The Talmud (Rosh Hashanah 10b) teaches that the month of Nisan is not only the time of year when our ancestors were redeemed from Egypt, but when we, too, will be redeemed. Yet this year, the feeling of miraculousness in the springtime air of Nisan has been tarnished by tragic acts of terrorism over the past few weeks. The violent murders of 11 innocent Israelis in such a short time don’t feel redemptive, and many are entering the month of Passover with anxiety and fear.
Yet even in the face of an escalation, it is crucial that we amplify the voices of those who are making every effort to build bridges and celebrate common purpose. This begins by calling attention to those non-Jews living in Israel who are committed to standing shoulder to shoulder with the Jewish people, regardless of their heritage.
Two of the recent victims, Yazan Falah and Amir Khoury, of blessed memory, were both uniformed Arab guardians of the State of Israel at the time of their deaths, the former a Druze and the latter a Christian. It was remarkable to see the estimated 200 Orthodox Jews who made their way from Bnei Brak, where Khoury was killed, to Nof Hagalil (Upper Nazareth) for his funeral service. Yaakov, a haredi (ultra-Orthodox) man who attended the funeral, told Channel 13, “He’s from another people, but we are brothers. He fought for us. We are obligated to come [to his funeral]. There is no other possibility.”
By the same token, I was extremely moved when I received a question from Rabbi Yoni Hollander, the principal of Ohr Torah Stone’s Derech Avot high school in Efrat. While on their annual trip in Galilee, the 10th-grade students insisted upon detouring from their trip in order to pay a condolence visit to the family of Yazan Falah. Was doing so permitted?
I responded in the affirmative and told him we are so blessed with students and faculty who wish to be involved in such a kiddush Hashem (sanctification of God’s name). What began as the idea of just a small delegation quickly grew into a shared desire among the entire grade, and with Hollander’s help, all 80 of them went to visit the family. The Falah family was extremely touched by the outpouring of love and spent time meeting with our students. “We all live in the same place, the same state,” Yazan’s uncle told the group, “and we have nowhere else to go. We have no other country and we are all destined for that same fate as partners in life.”
The students were similarly moved by the experience, feeling a deep sense of unity with those who were different from them in belief and practice.” In the words of one attending student, “for a few brief moments, we were able to be a part of one extended family.”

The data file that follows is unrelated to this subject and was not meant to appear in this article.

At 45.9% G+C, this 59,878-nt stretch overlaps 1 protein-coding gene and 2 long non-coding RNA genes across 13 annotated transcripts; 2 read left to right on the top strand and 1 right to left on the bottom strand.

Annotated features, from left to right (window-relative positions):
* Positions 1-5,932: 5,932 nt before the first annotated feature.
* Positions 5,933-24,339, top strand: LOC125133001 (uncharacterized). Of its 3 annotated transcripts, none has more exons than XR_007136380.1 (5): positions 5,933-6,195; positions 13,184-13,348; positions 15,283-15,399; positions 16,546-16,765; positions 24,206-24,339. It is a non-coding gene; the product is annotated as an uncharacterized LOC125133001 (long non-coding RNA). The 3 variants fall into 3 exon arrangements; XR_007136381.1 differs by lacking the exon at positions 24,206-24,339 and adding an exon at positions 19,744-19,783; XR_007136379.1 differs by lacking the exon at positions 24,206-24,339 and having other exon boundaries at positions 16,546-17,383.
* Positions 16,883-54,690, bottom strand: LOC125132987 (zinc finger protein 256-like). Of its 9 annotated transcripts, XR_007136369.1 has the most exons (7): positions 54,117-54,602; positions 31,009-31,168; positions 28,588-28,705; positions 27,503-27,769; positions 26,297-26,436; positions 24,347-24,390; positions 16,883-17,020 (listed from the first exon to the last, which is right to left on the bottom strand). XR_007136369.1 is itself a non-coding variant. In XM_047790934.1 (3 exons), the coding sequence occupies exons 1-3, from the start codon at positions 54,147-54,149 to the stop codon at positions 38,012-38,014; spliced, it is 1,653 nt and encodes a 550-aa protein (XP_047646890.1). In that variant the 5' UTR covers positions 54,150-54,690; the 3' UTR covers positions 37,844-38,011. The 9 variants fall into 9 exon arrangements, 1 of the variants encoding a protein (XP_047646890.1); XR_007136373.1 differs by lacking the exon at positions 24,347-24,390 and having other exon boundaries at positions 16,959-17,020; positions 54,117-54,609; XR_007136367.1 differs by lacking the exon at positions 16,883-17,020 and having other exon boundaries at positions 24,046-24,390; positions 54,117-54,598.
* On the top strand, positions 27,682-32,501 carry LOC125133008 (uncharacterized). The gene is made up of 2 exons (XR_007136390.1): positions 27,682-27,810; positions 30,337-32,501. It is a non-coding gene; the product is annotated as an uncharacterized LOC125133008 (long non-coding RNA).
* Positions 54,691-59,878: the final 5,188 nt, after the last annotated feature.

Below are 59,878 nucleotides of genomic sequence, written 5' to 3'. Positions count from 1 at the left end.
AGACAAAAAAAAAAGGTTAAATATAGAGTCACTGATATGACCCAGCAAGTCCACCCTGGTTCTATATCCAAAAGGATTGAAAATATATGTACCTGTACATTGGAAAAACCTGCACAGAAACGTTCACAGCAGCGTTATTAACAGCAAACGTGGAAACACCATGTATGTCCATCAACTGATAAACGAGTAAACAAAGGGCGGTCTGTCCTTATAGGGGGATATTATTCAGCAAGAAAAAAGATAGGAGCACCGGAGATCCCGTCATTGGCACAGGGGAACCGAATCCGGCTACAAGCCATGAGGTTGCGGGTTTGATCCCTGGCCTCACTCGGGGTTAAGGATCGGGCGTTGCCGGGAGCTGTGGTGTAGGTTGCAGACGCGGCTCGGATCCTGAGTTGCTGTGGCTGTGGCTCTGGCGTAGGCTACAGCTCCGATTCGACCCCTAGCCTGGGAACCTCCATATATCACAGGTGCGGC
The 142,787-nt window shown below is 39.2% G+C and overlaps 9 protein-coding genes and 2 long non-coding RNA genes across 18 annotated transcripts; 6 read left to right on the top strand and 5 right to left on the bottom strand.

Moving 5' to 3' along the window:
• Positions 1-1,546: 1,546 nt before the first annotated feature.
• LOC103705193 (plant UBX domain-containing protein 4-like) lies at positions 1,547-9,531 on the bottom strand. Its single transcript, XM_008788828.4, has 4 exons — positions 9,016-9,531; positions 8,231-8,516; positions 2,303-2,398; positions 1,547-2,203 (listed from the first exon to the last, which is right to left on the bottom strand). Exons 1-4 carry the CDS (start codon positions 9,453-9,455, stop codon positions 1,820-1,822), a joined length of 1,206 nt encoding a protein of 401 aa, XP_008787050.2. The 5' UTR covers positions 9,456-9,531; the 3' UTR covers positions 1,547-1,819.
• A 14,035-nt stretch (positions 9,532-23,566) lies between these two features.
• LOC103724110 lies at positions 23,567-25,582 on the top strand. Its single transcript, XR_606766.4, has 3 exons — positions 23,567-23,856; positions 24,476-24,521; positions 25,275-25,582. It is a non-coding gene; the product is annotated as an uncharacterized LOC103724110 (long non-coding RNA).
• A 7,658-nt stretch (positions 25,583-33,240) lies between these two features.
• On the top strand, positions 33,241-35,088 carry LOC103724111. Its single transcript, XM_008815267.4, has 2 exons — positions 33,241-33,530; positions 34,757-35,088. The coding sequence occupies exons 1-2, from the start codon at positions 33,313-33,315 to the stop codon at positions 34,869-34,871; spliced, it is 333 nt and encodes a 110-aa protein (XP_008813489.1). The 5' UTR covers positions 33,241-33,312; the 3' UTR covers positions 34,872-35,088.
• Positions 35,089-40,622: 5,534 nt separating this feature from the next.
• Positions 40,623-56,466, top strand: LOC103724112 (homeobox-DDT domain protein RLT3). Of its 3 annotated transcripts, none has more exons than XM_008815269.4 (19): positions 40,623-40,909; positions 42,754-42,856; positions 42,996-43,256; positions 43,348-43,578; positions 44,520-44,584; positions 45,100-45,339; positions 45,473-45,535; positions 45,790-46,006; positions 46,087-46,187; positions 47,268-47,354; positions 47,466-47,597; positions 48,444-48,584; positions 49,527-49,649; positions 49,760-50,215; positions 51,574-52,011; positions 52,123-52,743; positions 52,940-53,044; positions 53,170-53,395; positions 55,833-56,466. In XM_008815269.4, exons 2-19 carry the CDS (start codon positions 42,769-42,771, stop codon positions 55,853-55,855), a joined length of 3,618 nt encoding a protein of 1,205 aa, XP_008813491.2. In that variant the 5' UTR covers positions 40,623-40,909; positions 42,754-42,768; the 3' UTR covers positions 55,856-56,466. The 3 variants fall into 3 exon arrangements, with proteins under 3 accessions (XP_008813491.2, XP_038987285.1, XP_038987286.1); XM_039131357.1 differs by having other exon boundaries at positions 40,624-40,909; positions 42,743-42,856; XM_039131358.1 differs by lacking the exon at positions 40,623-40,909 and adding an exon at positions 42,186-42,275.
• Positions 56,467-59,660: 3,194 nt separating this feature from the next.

And we would be remiss if we did not allow ourselves to hear the voices of Muslim leaders who, social and political challenges notwithstanding, have insisted upon condemning the acts of terror and calling for solidarity, dialogue and non-violence. Rabbi Dr. Yakov Nagen, who oversees Ohr Torah Stone’s Blickle Institute for Interfaith Dialogue, shared with me many, many denunciations and condemnations of the recent attacks from Muslim leaders in Israel from a shared internal WhatsApp group.
“Friends, a somber night for all of us. Our hearts go out to the grieving families, whose loved ones were murdered in cold blood, and wishing a speedy recovery to the wounded. As religious leaders, we must call out these acts at every available opportunity.”
“Astounded by the tragedy in Hadera. Has no connection to the religion I learned from my parents and sheikhs, who taught me that Islam should be a source of peace in the world.”
“Murder by the hands of extremists only harms the possibility of a peaceful, shared life for all of us. We must keep fighting for peaceful coexistence.”
Hearing the sentiments of these religious leaders, finding and amplifying voices who desire partnership and solidarity, is an essential component of turning down the fire of rage and fear, transforming Nisan, once again, into the month of redemption.
As we make our way to Passover, let us remember this year the words of the Midrash Hagadol (Exodus 4:31), that the redemption from Egypt came bischar emunah, by the merit of the Jewish People’s faith. Even in the throes of servitude, the Jewish people maintained their capacity to envision a reality different from the one they saw before their eyes.
Tragedy and violence may be today’s headlines, but against all odds, we maintain our faith that they need not be tomorrow’s headlines, and we must work with all willing partners to make that possible.
We must work to usher in a time when, in the words of the prophet Isaiah (56:7), “my house will be a house of prayer for all nations.” Rather than be paralyzed by fear – even as we take steps to ensure our own safety and security – it is incumbent upon all of us to pursue the Torah’s vision of peace and solidarity.
The writer, a rabbi, is the president and rosh hayeshiva of Ohr Torah Stone, a Modern Orthodox network of 30 educational and social institutions and programs transforming Jewish life, learning and leadership worldwide.